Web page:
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Tag: escape artists inc.

Short story: “Some Things I Probably Should Have Mentioned Earlier”

“Some Things I Probably Should Have Mentioned Earlier,” by Laura Pearlman

First appeared in Mothership Zeta, May 2016; read live at Worldcon for Escape Pod 650, October 18th, 2018

1,767 words

Ha! Good piece. The live reading format didn’t hurt. I like hearing audience reactions.

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Short story: “Loyalty Test”

“Loyalty Test,” by Andrew Gudgel

Featured in Escape Pod 649, October 11th, 2018

2,561 words

An enjoyable yarn. I didn’t see the ending coming—I wonder if I should have? Either way, fun.

Novelette: “The Revolution, Brought to You by Nike”

“The Revolution, Brought to You by Nike,” by Andrea Phillips

First appeared in Fireside Magazine, February 2017 (February 2017!?); read for Escape Pod episodes 644 and 645

9,891 words

A gripping and bewildering story. The concept of a corporate savior driving a revolution is played straight all the way through, with no one apparently questioning it, no one evincing a sense of irony or ambivalence or guilt. Nor does anyone except the president question Nike’s moral authority (who does sew those shoes, anyway? Mine say they’re made in Indonesia).

The last line is incredible. Is this wish fulfillment or satire? Or wish fulfillment tempered by satire? Read the author’s essay in the same issue of Fireside for a possible answer.

Short story: “So Sorry You’re Going Extinct!”

“So Sorry You’re Going Extinct!”, by Paul R Hardy

One of the second-place winners of Escape Pod‘s 2018 Flash Fiction Contest, read in episode 641

477 words

A delightfully bleak story. If you read the initial letter alone, it would be funny, but as a whole it’s more like horror fiction.

Short story: “The Fainting Game”

“The Fainting Game,” by Nino Cipri

Featured in PseudoPod 603, August 3rd, 2018

4,912 words

I love the concept, the game, the viciousness of the sisters, the dickishness of the dad that points to a deep dysfunction in the family. I felt like I wanted more though. More about the other kids Maya disappears and her motivations for doing so. Anyway, really interesting story. PseudoPod is having a great run of stories lately.

Short story: “Beyond the Dead Reef”

“Beyond the Dead Reef,” by James Tiptree, Jr.

Appeared in The Magazine of Fantasy & Science Fiction, January 1983; won a 1983 Locus Award for best short story; collected in Tales of the Quintana Roo (Arkham House, 1986), which won a 1987 World Fantasy Award for best collection); appeared in PseudoPod 603, July 13th, 2018 (though not reprinted as text—perhaps there was a problem getting the rights)

A few thousand words

Interesting, but the initial buildup strikes me as long and not closely related to the main story (even though I love the murder plot), the monster is silly, and the moral at least borders on heavy-handed. Perhaps I’m reading it from the wrong era.

The framing comments on how unreliable the narrator is ought to undermine the story, it seems to me, but don’t. Is that typically the case? Are we wired to enjoy a good story regardless of what we think about the storyteller?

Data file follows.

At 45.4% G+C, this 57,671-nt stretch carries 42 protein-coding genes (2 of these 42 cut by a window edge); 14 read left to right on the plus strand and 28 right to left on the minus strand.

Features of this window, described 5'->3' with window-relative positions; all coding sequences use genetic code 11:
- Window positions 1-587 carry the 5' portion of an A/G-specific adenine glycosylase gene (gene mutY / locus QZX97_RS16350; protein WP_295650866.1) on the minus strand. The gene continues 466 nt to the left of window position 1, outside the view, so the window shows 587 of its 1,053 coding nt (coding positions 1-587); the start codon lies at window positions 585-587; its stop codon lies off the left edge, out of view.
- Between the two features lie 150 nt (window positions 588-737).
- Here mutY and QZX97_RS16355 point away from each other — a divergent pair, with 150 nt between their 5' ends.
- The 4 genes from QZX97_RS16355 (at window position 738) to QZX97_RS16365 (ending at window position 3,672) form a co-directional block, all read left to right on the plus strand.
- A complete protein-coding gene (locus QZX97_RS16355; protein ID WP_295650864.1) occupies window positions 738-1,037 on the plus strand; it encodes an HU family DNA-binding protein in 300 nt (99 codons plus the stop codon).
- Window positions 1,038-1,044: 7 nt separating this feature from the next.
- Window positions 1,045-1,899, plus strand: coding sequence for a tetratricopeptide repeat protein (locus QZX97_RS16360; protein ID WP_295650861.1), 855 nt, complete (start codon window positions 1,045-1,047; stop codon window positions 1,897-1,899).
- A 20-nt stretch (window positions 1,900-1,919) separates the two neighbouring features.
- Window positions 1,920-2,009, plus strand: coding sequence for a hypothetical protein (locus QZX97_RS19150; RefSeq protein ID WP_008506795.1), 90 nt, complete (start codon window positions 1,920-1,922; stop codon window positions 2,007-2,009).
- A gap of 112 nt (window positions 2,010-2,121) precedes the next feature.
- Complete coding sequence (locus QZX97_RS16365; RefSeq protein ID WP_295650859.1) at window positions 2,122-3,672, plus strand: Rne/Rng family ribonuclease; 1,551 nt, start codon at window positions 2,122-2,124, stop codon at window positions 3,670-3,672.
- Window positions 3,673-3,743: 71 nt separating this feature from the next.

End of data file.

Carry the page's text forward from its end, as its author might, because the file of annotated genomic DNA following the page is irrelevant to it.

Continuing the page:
Short story: “Love Will Tear Us Apart”

“Love Will Tear Us Apart,” by Alaya Dawn Johnson

First published in Zombies vs. Unicorns (Margaret K. McElderry Books, 2010); appeared in PseudoPod 581, February 9th, 2018, and replayed July 20th

7.075 words

(Heavy spoilers.) I was hooked from the first few lines. Talking mac and cheese, indeed.

I don’t quite believe Jack would invite Grayson to feed on his father’s body, at least not at the drop of a hat.

Short story: “The Plutonian Drug”

“The Plutonian Drug,” by Clark Ashton Smith

First published in Amazing Stories, September 1934; appeared in PseudoPod 591, April 20th, 2018, and replayed July 27th of the same year; also online here

4,072 words

Clever. The initial dialogue infodump is a bit clumsy, but maybe that was a common convention at the time. (Or does it count as infodump if it’s mainly for worldbuilding rather than having much effect on the plot?)

Short story: “On a Clear Day You Can See All the Way to Conspiracy”

“On a Clear Day You Can See All the Way to Conspiracy,” by Desmond Warzel

First appeared on SFReader April 15th, 2009, the winner of the SFReader 2008 Story Contest; featured in Escape Pod episode 284, March 17th, 2011, and later as a Flashback Friday piece in episode 634 June 28th, 2018; read for Drabblecast 340, October 5th, 2014

3,280 words

I can see why this would be considered a classic Escape Pod story. Escape Pod seems to define itself as fun more than anything else, even if it does embrace darker stuff sometimes.

Short story: “Lonely Robot on a Rocket Ship in Space”

“Lonely Robot on a Rocket Ship in Space,” by A. Merc Rustad

Appeared in Cicada Magazine in 2016; read by Christopher Cornell for Escape Pod 615 (see the text for visuals like emoticons and Byron’s typed-out messages)

4,299 words

A sweet story, if rather predictable. Judging from the Escape Pod forum discussion, transgender people really identify with it.